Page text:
Some of my recent reading…and yours?

By Caitlin Kelly

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Not a day goes by that I’m not reading for hours — newspapers, magazines, websites, blogs…

But books.

Aaaaaaah, books!

That’s what I read for pure pleasure.

Here’s some of my recent reading:

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Kicking the Sky, Anthony de Sa

 

Loved this book. Loved!

I grew up in Toronto and, like anyone who knows their hometown or city well, I know its history when I was a teenager there and its urban peculiarities.

Toronto was stunned, in 1977, (I was in my second year at University of Toronto), by the murder of a young boy, a Portuguese immigrant named Emmanuel Jacques. He was raped and murdered and left on a rooftop.

It was ugly and terrifying and the city had never seen anything quite like it, at least not in recent memory.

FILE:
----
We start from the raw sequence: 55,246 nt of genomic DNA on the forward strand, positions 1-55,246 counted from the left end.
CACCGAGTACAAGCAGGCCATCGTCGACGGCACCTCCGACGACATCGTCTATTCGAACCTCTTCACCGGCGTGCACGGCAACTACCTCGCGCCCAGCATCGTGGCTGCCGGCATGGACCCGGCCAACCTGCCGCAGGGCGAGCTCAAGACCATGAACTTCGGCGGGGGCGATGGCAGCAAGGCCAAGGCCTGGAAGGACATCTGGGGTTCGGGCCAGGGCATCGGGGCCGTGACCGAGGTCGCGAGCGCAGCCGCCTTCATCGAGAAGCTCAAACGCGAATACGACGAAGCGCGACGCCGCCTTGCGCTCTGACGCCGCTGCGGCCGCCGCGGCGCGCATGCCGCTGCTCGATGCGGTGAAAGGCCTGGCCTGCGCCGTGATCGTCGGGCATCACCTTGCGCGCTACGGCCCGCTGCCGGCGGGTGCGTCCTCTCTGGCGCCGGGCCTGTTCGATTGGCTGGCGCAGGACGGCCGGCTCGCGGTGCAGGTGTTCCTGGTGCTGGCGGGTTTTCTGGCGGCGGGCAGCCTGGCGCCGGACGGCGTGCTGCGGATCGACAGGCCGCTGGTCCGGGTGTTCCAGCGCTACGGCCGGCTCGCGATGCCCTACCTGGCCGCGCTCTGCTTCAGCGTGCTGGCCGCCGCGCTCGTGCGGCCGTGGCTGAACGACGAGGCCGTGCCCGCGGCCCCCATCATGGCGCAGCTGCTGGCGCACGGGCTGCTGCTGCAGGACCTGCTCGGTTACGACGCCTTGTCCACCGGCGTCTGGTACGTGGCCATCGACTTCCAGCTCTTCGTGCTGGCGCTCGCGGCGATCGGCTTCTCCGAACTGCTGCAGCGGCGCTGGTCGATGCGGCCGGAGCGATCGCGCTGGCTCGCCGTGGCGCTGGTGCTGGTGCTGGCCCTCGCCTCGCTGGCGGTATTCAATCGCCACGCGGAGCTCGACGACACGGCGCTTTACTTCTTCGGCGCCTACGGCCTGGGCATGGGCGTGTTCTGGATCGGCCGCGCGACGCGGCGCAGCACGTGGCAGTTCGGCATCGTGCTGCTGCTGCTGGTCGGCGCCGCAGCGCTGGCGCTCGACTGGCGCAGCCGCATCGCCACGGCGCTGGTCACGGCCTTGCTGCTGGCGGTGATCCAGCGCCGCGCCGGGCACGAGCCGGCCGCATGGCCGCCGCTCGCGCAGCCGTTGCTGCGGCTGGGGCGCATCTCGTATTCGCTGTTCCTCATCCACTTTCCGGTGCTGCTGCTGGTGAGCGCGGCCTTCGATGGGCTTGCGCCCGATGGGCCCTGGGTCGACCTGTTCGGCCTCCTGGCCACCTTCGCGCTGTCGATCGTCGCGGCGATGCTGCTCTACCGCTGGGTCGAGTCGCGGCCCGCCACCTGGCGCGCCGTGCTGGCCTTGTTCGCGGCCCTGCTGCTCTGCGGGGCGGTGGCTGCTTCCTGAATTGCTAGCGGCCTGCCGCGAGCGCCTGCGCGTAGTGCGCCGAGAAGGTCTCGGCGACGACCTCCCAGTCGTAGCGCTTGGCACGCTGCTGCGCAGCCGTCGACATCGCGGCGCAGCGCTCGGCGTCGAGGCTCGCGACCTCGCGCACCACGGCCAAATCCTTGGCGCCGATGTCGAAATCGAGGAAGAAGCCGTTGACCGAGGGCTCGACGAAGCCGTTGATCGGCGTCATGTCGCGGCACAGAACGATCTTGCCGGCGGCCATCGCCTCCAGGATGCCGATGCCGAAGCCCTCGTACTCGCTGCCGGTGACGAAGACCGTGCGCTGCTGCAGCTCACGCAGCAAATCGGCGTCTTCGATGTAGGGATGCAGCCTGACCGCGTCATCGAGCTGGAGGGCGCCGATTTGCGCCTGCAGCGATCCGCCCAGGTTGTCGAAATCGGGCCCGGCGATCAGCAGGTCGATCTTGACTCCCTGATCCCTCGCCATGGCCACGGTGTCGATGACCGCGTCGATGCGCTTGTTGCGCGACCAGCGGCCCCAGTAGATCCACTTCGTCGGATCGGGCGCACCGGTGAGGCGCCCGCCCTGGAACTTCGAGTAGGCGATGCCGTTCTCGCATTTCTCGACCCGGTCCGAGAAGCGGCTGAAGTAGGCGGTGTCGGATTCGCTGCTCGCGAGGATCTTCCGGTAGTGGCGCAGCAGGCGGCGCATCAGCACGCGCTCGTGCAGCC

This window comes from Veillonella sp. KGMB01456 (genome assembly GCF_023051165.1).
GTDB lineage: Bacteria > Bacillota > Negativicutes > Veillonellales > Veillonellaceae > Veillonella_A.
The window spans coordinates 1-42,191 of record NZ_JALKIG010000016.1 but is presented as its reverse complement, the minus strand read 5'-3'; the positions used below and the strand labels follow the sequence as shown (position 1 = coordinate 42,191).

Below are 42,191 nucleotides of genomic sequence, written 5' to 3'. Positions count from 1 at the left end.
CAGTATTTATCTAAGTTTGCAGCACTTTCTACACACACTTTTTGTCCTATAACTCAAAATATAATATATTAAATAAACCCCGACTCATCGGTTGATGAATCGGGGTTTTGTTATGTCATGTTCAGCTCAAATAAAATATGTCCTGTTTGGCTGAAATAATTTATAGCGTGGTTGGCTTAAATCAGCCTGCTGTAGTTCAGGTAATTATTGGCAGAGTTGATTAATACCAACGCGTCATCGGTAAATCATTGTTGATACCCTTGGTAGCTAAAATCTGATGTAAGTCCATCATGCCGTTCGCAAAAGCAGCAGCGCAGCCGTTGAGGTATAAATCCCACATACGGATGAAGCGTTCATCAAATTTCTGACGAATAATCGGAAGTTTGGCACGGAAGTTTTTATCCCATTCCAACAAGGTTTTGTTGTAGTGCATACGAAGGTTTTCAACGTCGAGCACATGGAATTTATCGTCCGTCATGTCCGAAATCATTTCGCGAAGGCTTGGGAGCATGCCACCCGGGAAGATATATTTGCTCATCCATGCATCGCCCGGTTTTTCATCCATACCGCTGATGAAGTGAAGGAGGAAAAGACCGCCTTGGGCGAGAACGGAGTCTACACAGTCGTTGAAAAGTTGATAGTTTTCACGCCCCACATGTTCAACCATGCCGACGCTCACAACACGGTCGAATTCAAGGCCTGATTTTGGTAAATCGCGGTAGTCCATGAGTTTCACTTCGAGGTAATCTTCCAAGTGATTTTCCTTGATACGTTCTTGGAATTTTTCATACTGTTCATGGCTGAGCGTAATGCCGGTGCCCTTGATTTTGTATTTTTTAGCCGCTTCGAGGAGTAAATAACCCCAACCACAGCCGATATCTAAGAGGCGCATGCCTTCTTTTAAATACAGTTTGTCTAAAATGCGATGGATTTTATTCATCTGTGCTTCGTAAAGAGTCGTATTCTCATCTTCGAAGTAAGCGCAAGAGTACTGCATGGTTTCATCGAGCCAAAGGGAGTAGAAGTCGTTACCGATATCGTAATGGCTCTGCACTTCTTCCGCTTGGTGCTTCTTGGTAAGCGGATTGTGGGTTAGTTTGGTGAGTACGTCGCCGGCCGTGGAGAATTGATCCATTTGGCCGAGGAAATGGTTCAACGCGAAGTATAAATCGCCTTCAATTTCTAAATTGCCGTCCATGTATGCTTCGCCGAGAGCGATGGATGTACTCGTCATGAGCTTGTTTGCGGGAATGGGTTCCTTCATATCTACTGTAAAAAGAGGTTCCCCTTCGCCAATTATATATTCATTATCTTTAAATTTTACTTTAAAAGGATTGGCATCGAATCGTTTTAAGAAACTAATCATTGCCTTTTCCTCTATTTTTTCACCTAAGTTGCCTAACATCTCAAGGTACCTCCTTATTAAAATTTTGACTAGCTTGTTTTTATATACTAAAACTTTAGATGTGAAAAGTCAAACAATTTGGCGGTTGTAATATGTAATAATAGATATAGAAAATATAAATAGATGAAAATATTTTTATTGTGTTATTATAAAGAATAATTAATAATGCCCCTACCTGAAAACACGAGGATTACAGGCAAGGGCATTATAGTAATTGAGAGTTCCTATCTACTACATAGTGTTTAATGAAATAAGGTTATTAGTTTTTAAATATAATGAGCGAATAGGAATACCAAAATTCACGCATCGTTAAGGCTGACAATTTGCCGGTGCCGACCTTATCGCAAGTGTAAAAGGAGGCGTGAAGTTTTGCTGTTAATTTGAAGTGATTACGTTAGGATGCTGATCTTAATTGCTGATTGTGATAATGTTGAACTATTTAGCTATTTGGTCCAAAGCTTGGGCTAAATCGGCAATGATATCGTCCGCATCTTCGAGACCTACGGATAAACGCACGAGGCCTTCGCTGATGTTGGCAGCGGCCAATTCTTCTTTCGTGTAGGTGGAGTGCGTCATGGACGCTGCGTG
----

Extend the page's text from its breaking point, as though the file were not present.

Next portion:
Toronto is, then as now, very much a city of immigrants, and the Portuguese community was clustered in a few streets downtown. The women would scrub and wash their sidewalks, something I’d never seen anywhere else in the city.

This novel, by a man who grew up in that community himself, is so detailed and nuanced, so filled with moments you know he lived. It’s also set along an alleyway filled with garages, so  much a part of Toronto as well.

His characters are indelible, his intimacy with the subject and the city and the backstory utterly compelling, told through the eyes of a 12 year old boy, Antonio Rebelo.

Although the murder is grim, his characters are not — and I highly recommend it.

(If you like or are curious about other novels set in Toronto, I also really enjoyed Cat’s Eye, by Margaret Atwood and In the Skin of a Lion, by Michael Ondaatje, better known as the author of The English Patient.)

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The Killer Next Door, Alex Marwood

 

Wait, more murder and mayhem?

Hmmmm.

Not even sure where or when I bought this book, as it’s not my genre at all. But it’s very very good and very very scary.